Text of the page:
Irmo leaders are looking at a 6-inch maximum for the height of lawns at rental homes.
If adopted, the requirement would keep some yards in town the lowest among major Midlands communities.
Mayor Hardy King is pushing the limit as a way to crack down on overgrown yards that he said stem largely from inattention among renters and landlords.
The current 12-inch ceiling for rental residences isn’t ending complaints about unkempt yards, he said.
“We need to put in more teeth to make sure they are kept up,” King said.
Overgrown yards are a sign of neighborhood decay that shouldn’t be tolerated, according to homeowners pressing town leaders for more attention to the condition of yards.
“It’s weeds that grow tall – it’s weeds that are unsightly,” longtime resident Elmer Danko said. “There are problems, especially rentals, from neglect.”
About 600 of 4,600 homes are rented in the town of 12,000 residents straddling the Lexington-Richland County border, census estimates say.
Other town leaders agree with the push to keep lawns mowed but may be more lenient on the maximum height allowed.
Mirroring the 8 to 10 inches of growth permitted by some nearby communities probably will solve the problem without making yard upkeep onerous, they say.
“I don’t want to take it too far,” Councilwoman Kathy Condom said.
A 6-inch limit is slightly more than three golf balls stacked on top of each other.
Town officials measure lawn height only when a problem is apparent, with landlords given 10 days to mow or fined up to $500.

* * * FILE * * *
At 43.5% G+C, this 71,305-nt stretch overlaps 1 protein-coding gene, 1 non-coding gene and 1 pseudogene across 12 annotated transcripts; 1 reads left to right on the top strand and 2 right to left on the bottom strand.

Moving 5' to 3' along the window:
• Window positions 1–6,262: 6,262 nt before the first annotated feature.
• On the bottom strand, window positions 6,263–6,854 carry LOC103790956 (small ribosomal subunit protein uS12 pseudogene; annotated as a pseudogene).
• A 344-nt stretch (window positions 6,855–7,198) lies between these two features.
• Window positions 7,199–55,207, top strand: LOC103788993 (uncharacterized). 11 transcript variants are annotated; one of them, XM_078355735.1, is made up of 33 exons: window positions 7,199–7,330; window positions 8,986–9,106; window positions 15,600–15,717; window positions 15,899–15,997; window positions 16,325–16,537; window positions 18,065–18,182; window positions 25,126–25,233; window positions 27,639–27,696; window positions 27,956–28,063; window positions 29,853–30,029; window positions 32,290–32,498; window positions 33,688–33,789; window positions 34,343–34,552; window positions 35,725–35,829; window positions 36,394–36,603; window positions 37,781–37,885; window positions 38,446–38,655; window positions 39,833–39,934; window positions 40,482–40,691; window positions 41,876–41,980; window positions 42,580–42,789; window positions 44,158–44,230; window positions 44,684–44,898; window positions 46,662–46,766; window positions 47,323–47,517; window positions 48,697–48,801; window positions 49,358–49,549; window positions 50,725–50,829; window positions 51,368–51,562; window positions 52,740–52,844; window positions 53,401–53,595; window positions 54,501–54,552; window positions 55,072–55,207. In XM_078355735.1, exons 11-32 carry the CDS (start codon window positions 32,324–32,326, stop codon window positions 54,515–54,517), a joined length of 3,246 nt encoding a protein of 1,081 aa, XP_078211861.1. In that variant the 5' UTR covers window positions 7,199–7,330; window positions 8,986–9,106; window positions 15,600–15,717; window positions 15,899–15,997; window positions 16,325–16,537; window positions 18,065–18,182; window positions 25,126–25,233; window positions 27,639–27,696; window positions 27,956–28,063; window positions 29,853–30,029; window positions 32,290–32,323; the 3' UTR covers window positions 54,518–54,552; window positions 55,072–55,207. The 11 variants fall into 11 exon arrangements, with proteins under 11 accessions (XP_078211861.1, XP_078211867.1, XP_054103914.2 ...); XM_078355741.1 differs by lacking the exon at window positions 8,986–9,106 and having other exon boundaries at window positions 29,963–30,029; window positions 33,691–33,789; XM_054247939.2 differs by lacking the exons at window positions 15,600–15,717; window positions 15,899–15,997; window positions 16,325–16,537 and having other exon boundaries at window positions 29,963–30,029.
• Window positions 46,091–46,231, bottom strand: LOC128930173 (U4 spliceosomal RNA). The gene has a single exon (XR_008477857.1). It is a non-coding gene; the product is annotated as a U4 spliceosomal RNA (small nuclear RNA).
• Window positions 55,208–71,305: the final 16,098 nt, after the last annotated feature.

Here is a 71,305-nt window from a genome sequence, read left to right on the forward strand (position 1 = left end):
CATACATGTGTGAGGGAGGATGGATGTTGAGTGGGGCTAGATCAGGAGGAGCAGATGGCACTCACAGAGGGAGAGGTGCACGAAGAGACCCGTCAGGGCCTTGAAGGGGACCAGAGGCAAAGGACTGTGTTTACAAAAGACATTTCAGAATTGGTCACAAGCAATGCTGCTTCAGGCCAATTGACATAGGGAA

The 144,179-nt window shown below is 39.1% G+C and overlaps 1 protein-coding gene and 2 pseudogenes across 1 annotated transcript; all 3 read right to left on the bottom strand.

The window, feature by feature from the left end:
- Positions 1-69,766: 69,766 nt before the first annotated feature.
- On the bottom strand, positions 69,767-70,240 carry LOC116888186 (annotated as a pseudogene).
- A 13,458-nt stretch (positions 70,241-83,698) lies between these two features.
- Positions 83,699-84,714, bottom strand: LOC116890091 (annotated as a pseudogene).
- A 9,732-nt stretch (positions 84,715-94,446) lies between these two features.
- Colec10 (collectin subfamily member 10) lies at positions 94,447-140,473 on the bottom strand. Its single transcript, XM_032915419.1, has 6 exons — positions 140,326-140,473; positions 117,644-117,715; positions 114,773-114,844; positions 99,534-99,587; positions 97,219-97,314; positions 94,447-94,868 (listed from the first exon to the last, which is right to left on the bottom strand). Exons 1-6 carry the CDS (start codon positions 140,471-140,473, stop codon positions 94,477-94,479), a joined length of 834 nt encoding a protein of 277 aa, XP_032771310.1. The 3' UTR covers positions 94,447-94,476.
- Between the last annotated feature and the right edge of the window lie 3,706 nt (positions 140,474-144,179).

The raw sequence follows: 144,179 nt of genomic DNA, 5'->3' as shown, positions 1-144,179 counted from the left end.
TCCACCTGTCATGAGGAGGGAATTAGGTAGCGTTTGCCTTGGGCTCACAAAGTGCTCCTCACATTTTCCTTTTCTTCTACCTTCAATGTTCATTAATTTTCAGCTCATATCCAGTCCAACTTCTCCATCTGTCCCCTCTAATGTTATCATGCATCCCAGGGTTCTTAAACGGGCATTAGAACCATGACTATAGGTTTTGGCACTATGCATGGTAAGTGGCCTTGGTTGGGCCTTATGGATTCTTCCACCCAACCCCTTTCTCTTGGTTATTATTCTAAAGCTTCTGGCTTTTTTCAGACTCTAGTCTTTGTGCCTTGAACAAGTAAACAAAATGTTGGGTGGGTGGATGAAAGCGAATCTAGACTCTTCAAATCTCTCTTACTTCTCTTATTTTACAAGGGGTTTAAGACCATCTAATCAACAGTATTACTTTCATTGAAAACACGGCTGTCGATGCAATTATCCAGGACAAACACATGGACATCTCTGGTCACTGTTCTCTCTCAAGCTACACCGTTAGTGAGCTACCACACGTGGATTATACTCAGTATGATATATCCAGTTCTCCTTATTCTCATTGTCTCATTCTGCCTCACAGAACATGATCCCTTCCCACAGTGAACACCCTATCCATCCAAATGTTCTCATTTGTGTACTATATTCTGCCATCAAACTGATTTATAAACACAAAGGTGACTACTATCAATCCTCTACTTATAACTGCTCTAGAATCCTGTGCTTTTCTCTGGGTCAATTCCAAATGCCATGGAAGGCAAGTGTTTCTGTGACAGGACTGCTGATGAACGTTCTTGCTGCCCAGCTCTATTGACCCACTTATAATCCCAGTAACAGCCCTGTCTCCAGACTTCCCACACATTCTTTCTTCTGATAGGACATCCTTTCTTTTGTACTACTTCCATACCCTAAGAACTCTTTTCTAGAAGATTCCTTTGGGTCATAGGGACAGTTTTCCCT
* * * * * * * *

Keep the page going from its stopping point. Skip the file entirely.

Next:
Warnings usually are sufficient to get an overgrown lawn mowed within the period specified, Police Chief Brian Buck said.
That was the case last summer after 342 warnings were issued but no one faced a fine, a level that Buck said is typical.
The 6-inch restriction in the works for yards at rental homes could become a model extended to all residences in Irmo.
“Once we find what works and what doesn’t, we may apply it across the board to all homes,” King said.
Lawn height limits in many other communities apply uniformly regardless of type of occupancy.
Such requirements are common as part of controls for neighborhood sanitation, upkeep and appearance.
Irmo needs to be more aggressive in protecting neighborhoods and making sure maintenance requirements are obeyed, Danko said. “It’s important if they put a law on the books, they enforce it,” he said.